Sunday, April 11, 2010

Goodbye Old Friend

Several years ago we were hit by a severe drought in our area of middle Tennessee. This was the worst drought I can ever remember. It killed many trees, shrubs, and gardens. One tree in particular stood next door to my parents home where I grew up. This tree seen below draped my parents back yard standing over 80 feet tall. The loss of this tree has made me think of all the times spent under its canopy raking many leaves from its branches, hearing the wind blow through the top during spring storms, and watching animals build homes safely up high. This tree has been a big part of my childhood but has gone really unnoticed. It's part of the landscape that I assumed would always be there. So this is my dedication to this old red oak. Goodbye old friend.

We cut the tree down last week for fear of it losing branches putting the children in danger. The tree leaned toward some homes behind my parents yard so we had to use cables, ropes, and a truck to pull it the safe direction. This isn't so hard with a small tree but 3 feet in diameter and 80 feet tall put some concern not only on me (who was doing the sawing) but on the nieghbors near by and Shawn who owned the tree. Below is the video that Shawn Lance took as the tree came down. Notice at the end of the video after the tree hits the ground the wisk of wind coming past the camera. It's sort of the last breath of energy the tree could give.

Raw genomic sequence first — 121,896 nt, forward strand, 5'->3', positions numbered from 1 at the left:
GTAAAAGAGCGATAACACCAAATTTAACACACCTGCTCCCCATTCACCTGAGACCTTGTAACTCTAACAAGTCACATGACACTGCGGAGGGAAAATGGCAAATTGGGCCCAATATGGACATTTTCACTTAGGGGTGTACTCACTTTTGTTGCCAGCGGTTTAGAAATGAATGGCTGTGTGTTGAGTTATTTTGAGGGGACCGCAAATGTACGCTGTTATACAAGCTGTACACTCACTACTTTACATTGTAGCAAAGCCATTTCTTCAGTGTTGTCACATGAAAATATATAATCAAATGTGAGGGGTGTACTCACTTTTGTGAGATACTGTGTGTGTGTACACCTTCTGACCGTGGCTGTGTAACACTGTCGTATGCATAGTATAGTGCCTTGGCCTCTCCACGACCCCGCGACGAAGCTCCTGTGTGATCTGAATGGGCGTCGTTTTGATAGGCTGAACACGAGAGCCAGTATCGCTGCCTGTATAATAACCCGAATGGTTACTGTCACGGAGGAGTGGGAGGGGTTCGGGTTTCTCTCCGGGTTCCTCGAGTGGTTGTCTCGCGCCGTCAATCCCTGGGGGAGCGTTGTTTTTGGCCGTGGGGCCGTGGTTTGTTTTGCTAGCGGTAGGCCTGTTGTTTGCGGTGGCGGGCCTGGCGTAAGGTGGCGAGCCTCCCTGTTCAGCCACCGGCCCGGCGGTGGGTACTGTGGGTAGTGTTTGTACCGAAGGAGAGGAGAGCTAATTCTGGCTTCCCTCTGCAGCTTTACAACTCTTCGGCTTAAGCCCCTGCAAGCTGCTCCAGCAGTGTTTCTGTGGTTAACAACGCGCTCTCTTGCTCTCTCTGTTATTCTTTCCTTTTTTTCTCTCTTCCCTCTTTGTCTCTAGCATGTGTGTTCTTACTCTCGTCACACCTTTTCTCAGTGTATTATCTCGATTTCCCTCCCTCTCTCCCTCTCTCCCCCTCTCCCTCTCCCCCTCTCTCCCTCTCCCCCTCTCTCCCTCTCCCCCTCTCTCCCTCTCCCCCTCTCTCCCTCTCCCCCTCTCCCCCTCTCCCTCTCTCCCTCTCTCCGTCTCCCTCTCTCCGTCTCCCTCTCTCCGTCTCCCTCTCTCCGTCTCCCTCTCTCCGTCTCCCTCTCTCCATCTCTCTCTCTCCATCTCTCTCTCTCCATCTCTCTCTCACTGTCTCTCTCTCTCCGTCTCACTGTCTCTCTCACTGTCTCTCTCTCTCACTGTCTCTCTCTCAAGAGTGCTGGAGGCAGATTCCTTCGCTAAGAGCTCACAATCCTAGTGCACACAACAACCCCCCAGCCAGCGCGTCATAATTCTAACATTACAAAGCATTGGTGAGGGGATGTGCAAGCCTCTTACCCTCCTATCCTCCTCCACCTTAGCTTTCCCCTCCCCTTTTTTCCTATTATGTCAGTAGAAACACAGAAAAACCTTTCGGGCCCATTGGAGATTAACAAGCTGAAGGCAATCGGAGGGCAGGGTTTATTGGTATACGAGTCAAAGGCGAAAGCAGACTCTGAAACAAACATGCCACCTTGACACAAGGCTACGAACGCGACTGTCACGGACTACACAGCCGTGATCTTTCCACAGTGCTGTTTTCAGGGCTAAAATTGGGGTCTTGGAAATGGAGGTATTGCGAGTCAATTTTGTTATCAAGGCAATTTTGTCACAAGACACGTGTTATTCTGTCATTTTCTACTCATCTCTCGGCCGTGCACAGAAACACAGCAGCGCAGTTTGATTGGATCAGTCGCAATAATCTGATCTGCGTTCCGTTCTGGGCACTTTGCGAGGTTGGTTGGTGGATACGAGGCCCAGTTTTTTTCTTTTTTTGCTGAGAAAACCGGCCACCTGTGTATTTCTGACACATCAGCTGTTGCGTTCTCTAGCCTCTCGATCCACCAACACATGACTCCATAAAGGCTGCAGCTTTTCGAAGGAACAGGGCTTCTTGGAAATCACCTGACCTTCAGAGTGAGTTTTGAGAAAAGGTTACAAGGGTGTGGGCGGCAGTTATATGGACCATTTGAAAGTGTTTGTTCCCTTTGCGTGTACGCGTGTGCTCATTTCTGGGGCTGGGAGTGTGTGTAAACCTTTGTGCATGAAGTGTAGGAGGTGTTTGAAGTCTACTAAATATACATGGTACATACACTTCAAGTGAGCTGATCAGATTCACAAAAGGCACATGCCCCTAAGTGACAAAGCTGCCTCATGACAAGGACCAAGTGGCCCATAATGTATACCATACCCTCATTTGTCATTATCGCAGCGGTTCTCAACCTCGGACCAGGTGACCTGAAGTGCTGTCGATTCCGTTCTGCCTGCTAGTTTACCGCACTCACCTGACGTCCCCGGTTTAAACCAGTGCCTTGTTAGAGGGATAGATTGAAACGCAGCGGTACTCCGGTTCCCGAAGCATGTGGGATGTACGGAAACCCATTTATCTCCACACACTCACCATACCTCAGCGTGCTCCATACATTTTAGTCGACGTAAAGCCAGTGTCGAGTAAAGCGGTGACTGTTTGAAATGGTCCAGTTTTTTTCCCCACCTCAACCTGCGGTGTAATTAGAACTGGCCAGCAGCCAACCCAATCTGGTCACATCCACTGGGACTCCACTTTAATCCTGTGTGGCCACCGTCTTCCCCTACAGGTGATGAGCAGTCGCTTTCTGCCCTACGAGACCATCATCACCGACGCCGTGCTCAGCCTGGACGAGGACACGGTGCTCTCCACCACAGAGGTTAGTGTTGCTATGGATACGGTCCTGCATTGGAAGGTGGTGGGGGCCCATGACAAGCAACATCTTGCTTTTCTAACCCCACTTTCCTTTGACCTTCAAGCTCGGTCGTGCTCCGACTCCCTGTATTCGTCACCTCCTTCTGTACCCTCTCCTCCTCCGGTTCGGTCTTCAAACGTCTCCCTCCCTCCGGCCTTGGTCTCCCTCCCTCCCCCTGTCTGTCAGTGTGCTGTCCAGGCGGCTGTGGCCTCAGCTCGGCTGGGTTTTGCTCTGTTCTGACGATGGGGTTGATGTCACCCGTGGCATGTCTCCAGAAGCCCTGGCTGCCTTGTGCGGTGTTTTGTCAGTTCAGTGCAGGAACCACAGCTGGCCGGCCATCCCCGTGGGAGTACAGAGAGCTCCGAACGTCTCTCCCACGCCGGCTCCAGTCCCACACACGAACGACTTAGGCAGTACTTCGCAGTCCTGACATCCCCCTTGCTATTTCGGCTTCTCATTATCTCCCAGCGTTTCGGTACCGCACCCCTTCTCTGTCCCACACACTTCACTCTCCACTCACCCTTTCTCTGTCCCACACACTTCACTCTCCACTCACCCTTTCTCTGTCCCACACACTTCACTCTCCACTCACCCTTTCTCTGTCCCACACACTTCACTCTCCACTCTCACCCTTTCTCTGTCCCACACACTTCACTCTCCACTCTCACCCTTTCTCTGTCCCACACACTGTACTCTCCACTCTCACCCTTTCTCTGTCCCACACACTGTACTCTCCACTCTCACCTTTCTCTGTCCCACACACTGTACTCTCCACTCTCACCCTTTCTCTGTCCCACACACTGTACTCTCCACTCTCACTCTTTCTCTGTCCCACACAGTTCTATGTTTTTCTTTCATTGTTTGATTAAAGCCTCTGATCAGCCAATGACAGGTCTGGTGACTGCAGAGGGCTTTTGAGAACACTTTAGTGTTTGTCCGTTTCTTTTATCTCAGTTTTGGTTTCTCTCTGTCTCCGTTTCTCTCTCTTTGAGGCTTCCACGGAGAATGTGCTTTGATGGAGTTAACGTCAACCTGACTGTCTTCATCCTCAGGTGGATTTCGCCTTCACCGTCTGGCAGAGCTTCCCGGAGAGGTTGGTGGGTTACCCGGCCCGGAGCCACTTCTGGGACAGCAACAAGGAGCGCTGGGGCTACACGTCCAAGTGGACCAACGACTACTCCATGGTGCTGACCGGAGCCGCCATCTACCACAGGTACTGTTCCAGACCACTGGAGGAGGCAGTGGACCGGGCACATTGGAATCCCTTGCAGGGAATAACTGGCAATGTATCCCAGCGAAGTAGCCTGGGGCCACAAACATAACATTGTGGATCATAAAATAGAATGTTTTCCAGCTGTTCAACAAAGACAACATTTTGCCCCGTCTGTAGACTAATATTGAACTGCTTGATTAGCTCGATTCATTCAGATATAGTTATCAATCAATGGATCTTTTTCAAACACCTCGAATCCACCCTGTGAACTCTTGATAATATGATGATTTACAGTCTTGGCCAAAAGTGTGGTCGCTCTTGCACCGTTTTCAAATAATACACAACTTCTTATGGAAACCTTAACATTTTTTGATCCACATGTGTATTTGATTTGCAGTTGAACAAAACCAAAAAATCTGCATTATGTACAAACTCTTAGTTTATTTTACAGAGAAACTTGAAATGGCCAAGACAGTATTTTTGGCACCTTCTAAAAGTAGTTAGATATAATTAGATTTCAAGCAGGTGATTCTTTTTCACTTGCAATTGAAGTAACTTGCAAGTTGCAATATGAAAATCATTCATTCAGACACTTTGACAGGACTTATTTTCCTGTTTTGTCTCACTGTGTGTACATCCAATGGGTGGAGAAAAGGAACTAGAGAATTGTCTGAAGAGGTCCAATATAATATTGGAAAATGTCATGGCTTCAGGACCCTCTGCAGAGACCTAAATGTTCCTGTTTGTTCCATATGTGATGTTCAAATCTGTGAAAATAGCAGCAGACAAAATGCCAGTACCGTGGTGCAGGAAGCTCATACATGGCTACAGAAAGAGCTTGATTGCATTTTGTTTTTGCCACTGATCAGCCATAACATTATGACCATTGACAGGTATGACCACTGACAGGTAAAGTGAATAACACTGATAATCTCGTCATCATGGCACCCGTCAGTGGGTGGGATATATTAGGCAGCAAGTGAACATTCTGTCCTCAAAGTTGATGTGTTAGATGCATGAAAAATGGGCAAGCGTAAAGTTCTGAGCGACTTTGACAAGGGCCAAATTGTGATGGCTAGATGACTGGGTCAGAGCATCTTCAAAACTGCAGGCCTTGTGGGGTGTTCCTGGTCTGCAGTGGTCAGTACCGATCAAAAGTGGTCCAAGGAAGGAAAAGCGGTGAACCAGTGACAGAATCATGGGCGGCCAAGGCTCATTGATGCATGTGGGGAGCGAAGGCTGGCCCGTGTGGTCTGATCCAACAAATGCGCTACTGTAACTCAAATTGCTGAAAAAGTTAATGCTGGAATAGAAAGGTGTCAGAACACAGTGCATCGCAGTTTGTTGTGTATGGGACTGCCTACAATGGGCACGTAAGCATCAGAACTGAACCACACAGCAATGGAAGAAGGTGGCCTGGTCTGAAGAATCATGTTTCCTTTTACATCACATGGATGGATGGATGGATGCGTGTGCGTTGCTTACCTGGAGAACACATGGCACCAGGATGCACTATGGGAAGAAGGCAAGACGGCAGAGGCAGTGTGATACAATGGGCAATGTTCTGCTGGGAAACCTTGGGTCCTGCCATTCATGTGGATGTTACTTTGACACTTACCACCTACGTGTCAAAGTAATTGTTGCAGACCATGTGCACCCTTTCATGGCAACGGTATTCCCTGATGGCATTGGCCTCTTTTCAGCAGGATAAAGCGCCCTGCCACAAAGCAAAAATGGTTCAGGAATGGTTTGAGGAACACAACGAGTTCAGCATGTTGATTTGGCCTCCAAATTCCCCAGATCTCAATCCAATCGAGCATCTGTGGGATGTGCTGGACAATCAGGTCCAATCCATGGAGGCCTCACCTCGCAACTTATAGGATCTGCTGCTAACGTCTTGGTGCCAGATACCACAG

video

We were able to cut this oak on my sawmill. It will live on as floor joists for the lofts in my timber frame shop. Not a very romantic way to honor this tree but I will remember it everytime I look up. The 24 3x6's you see below came from one log.

4 comments:

  1. What a awesome tree. I am glad it will have a second life and its history will continue, instead of being thrown in the fireplace.

    ReplyDelete
  2. Hey Josh, Yea I was very grateful for the timber this tree produced but it did give me firewood from the scraps to last all of next year and supplied the local neighbors with firewood too.
    Greg

    ReplyDelete
  3. Greg, in my opinion there is no better way to honor the tree than to continue its legacy as a fine piece of furniture or in a wonderful building where it can be seen and appreciated.

    ReplyDelete